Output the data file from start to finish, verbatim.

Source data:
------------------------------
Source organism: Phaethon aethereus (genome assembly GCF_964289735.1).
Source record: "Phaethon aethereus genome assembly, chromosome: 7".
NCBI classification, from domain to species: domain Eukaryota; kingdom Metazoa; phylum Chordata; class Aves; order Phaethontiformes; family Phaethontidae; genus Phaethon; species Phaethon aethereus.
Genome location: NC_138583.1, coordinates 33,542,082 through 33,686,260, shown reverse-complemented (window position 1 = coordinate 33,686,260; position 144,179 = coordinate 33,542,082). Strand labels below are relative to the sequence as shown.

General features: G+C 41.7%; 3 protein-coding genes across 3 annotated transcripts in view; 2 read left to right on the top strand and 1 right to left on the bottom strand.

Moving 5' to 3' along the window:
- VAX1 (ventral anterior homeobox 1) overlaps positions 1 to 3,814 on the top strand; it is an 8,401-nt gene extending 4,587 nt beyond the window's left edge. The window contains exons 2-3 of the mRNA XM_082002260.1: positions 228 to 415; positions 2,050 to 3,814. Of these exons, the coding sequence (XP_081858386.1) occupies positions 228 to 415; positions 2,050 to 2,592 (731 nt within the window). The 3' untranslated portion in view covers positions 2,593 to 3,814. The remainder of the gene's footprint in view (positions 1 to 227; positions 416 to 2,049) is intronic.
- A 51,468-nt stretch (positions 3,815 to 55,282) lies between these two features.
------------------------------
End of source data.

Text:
Source organism: Phaethon aethereus (genome assembly GCF_964289735.1).
Source record: "Phaethon aethereus genome assembly, chromosome: 7".
NCBI classification, from domain to species: domain Eukaryota; kingdom Metazoa; phylum Chordata; class Aves; order Phaethontiformes; family Phaethontidae; genus Phaethon; species Phaethon aethereus.
Genome location: NC_138583.1, coordinates 33,542,082 through 33,686,260, shown reverse-complemented (window position 1 = coordinate 33,686,260; position 144,179 = coordinate 33,542,082). Strand labels below are relative to the sequence as shown.

General features: G+C 41.7%; 3 protein-coding genes across 3 annotated transcripts in view; 2 read left to right on the top strand and 1 right to left on the bottom strand.

Moving 5' to 3' along the window:
- VAX1 (ventral anterior homeobox 1) overlaps positions 1 to 3,814 on the top strand; it is an 8,401-nt gene extending 4,587 nt beyond the window's left edge. The window contains exons 2-3 of the mRNA XM_082002260.1: positions 228 to 415; positions 2,050 to 3,814. Of these exons, the coding sequence (XP_081858386.1) occupies positions 228 to 415; positions 2,050 to 2,592 (731 nt within the window). The 3' untranslated portion in view covers positions 2,593 to 3,814. The remainder of the gene's footprint in view (positions 1 to 227; positions 416 to 2,049) is intronic.
- A 51,468-nt stretch (positions 3,815 to 55,282) lies between these two features.